Figure 6.

Hypothetical mechanism of BLV replication. Normal B cell activation and proliferation depend on a variety of immune stimuli, involving the BCR (and possibly CD5, section 3), CD40 ligand expressed by T cells, various cytokines or even autoantigens (see section 5). We hypothesize that BLV replication is initiated by these classical regulatory mechanisms because viral expression can be augmented by molecules that mimic B cell activation by immune cells. Tax expression precedes that of structural and enzymatic proteins and promotes entry into the cell cycle, providing a selective proliferative advantage of the infected cells (see section 4, The Tax transactivator). Uneven distribution of the viral proteins upon mitosis would generate two types of infected cells containing or not BLV antigens (see section 4, The envelope gene). Other processes might account for silencing of viral expression in one daugther cell such as a specific inhibition by a viral factor such as HTLV p30 or HBZ (still to be discovered for BLV). We think that BLV expression is ongoing continuously in vivo because viral transcripts are detected in whole blood immediately upon incubation at 37°C in the absence of any exogenous factors (see section 5, Low levels of viral expression are detected in vivo). Virus-positive cells would be destroyed by the immune response (see section 5, Host humoral and cytotoxic immune responses) or would undergo apoptosis via intrinsic or extrinsic pathways (section 6: Is BLV inhibiting apoptosis?). These cells would thus permanently stimulate the host's immune response. Cells in which viral expression has been shut off or lacking viral antigens after mitosis would enter a resting stage in the absence of Tax and/or immune stimulation. These cells surviving destruction by the immune response can be isolated and observed ex vivo.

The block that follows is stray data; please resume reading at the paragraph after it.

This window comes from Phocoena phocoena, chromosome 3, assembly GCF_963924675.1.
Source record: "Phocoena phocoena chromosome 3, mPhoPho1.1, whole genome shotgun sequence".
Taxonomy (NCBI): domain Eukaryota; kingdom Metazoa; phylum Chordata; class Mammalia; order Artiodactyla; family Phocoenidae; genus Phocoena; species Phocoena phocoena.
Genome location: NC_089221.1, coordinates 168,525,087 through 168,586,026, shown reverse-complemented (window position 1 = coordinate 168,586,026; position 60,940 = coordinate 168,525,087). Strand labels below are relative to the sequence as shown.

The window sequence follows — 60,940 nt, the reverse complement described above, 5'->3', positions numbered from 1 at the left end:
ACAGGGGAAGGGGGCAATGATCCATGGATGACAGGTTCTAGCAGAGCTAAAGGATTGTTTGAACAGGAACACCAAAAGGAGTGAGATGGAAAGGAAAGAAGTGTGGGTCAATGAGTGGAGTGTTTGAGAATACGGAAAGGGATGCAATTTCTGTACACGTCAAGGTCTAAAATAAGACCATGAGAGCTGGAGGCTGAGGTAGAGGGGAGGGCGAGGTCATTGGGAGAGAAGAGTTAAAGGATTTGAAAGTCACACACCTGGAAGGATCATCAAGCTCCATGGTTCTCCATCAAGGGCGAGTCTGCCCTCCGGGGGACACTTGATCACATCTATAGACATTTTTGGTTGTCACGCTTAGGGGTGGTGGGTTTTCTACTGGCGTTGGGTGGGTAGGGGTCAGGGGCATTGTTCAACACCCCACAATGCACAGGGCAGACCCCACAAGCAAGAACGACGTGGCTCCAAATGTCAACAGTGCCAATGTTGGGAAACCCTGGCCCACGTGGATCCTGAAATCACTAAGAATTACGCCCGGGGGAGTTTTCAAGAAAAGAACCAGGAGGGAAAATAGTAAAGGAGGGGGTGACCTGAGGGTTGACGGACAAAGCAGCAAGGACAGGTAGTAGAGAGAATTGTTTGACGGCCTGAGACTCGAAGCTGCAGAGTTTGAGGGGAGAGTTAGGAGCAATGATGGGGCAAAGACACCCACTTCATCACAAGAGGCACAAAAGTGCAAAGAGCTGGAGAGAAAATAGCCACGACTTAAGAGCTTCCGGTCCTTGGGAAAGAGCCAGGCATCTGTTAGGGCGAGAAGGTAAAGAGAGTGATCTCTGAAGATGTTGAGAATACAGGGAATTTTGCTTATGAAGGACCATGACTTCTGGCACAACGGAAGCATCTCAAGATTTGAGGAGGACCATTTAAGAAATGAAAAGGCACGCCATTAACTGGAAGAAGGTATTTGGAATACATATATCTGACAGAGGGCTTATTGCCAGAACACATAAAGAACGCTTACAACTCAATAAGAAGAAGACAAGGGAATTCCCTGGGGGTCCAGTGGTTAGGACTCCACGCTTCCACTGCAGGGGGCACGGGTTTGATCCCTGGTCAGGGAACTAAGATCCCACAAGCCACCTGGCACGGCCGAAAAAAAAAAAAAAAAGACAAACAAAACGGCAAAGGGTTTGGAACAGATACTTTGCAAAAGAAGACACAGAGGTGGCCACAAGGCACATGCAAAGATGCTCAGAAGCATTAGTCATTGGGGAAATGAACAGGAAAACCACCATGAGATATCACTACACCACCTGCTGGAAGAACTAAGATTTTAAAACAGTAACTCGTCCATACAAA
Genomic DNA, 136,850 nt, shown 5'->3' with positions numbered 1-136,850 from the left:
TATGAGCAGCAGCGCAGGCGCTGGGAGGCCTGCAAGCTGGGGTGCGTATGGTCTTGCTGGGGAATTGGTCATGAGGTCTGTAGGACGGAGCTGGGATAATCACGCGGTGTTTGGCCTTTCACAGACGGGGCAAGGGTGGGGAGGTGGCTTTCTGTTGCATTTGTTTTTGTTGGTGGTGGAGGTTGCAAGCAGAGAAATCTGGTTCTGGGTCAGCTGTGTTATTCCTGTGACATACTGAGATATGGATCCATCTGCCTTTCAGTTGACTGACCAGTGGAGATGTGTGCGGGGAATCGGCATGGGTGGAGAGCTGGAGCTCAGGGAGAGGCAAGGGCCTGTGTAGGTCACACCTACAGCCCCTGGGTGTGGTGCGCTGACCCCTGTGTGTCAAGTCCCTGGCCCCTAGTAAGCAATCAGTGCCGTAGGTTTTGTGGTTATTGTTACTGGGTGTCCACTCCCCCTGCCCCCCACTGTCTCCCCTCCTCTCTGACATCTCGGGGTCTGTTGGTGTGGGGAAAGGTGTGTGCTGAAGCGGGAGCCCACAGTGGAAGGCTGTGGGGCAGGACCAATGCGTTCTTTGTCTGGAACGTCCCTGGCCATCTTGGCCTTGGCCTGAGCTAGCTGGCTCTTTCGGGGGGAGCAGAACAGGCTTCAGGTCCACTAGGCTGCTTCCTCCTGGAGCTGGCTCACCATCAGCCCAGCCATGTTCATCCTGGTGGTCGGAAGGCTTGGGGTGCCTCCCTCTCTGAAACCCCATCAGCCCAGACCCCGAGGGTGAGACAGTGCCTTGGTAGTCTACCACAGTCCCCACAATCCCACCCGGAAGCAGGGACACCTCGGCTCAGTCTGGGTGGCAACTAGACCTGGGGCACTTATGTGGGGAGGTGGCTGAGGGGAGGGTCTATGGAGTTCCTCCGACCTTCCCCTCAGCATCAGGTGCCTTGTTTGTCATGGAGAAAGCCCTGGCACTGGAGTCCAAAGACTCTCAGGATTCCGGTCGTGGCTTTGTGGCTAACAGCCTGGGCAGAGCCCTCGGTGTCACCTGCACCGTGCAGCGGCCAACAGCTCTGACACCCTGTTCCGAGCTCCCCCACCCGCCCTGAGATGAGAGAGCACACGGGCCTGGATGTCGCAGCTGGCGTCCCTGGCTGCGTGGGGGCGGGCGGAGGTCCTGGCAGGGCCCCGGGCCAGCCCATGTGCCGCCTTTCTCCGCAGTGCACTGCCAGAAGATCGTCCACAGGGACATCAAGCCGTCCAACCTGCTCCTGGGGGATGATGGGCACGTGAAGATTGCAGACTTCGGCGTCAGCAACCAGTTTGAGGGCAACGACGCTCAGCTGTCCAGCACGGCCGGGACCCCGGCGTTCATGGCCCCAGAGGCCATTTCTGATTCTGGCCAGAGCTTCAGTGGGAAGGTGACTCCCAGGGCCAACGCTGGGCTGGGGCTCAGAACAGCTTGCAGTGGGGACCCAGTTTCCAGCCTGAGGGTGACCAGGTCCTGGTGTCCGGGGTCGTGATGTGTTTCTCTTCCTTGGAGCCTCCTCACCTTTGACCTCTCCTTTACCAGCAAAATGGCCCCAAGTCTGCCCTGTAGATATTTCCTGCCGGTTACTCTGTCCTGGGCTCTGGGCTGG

Gillet et al. Retrovirology 2007 4:18   doi:10.1186/1742-4690-4-18
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